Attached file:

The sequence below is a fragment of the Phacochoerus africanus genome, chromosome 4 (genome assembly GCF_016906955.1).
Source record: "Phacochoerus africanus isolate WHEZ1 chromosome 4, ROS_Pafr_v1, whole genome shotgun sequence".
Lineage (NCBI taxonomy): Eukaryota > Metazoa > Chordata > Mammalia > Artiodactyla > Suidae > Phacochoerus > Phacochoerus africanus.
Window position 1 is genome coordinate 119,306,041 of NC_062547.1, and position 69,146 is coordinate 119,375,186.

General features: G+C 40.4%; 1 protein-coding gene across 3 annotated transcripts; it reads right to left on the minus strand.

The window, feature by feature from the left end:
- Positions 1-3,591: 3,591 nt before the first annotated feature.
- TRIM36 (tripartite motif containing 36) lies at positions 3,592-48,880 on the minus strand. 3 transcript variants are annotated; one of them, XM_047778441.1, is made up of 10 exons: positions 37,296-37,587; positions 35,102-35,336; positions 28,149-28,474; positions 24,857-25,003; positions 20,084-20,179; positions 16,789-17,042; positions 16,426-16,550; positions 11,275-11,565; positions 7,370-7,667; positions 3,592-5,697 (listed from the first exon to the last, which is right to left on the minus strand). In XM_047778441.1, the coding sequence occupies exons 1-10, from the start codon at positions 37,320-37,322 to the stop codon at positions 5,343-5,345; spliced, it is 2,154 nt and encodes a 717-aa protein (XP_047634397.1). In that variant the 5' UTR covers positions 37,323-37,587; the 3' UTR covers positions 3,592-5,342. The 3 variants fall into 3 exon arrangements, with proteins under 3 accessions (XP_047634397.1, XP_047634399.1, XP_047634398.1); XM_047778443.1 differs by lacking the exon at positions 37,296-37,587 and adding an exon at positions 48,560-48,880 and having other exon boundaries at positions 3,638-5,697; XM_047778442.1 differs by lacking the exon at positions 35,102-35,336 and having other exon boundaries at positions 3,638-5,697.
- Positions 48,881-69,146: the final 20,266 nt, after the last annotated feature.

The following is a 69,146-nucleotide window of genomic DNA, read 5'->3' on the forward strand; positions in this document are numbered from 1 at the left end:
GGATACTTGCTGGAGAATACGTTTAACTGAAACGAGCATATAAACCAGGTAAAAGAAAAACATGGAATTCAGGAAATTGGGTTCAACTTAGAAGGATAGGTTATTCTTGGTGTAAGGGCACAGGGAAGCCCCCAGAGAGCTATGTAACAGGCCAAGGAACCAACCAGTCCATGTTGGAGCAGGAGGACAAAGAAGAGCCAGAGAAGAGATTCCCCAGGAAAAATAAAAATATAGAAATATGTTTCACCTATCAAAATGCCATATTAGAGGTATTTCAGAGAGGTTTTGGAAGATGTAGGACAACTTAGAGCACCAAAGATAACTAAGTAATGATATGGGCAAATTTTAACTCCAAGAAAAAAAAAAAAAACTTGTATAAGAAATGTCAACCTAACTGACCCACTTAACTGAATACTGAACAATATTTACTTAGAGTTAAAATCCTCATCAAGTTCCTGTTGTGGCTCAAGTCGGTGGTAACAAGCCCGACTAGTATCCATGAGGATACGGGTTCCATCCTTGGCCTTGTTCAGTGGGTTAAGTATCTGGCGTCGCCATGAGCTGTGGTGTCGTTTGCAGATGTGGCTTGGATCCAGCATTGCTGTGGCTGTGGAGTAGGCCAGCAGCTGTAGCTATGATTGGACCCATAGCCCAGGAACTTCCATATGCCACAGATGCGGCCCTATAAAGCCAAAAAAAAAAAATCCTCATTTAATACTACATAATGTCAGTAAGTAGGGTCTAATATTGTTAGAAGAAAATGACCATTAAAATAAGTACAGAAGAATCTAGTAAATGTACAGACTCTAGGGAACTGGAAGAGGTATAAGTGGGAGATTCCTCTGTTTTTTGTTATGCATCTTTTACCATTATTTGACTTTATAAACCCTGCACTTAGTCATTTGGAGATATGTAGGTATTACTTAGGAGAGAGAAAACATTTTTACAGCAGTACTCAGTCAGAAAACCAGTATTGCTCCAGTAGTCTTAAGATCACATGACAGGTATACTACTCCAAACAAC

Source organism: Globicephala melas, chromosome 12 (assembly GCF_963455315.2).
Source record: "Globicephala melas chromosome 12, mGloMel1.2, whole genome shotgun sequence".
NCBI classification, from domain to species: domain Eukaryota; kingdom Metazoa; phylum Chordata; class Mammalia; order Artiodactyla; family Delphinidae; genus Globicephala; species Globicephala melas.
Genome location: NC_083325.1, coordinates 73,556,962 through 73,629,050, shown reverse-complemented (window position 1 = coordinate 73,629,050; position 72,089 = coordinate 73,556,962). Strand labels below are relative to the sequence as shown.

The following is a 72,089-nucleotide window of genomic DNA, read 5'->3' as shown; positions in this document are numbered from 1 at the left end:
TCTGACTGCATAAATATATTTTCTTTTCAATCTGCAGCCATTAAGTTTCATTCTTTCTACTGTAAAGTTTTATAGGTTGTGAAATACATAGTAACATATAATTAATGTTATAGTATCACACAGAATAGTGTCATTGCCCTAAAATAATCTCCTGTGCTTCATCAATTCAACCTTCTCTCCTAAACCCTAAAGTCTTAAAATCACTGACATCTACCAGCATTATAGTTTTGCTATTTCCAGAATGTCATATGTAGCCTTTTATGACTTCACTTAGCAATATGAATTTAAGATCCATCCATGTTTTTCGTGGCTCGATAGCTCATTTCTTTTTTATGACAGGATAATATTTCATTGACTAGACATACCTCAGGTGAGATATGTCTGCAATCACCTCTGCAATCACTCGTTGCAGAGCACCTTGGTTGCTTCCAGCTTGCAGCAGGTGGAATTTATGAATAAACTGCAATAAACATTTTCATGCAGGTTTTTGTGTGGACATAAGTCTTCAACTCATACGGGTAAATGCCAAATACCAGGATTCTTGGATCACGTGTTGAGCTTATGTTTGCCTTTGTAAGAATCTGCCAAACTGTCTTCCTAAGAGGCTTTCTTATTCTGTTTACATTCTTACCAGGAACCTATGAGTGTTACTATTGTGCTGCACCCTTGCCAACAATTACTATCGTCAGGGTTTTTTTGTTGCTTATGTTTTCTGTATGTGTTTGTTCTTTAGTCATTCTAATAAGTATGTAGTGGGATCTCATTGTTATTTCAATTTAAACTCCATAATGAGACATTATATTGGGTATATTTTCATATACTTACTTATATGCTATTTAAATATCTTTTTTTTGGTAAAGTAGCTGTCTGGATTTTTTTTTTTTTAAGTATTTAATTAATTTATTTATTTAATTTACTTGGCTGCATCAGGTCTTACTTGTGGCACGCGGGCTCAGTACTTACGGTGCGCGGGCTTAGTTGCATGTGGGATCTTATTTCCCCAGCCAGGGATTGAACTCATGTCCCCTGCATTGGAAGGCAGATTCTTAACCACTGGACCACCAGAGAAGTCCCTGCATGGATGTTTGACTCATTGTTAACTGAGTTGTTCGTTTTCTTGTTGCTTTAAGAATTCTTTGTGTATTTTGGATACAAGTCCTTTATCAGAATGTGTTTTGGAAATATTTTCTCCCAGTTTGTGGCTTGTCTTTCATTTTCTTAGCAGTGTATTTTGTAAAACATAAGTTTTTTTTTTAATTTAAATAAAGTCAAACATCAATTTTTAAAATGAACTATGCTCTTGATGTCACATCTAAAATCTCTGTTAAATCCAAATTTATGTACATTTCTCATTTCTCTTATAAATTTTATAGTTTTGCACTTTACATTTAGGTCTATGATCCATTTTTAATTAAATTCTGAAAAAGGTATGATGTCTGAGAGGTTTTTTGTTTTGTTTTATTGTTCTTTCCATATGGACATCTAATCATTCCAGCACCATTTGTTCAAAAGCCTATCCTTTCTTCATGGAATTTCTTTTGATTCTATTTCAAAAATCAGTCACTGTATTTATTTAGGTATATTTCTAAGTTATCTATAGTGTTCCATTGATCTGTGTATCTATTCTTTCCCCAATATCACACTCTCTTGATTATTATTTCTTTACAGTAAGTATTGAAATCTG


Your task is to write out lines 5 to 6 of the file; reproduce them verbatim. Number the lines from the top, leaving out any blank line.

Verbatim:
General features: G+C 40.4%; 1 protein-coding gene across 3 annotated transcripts; it reads right to left on the minus strand.

The window, feature by feature from the left end: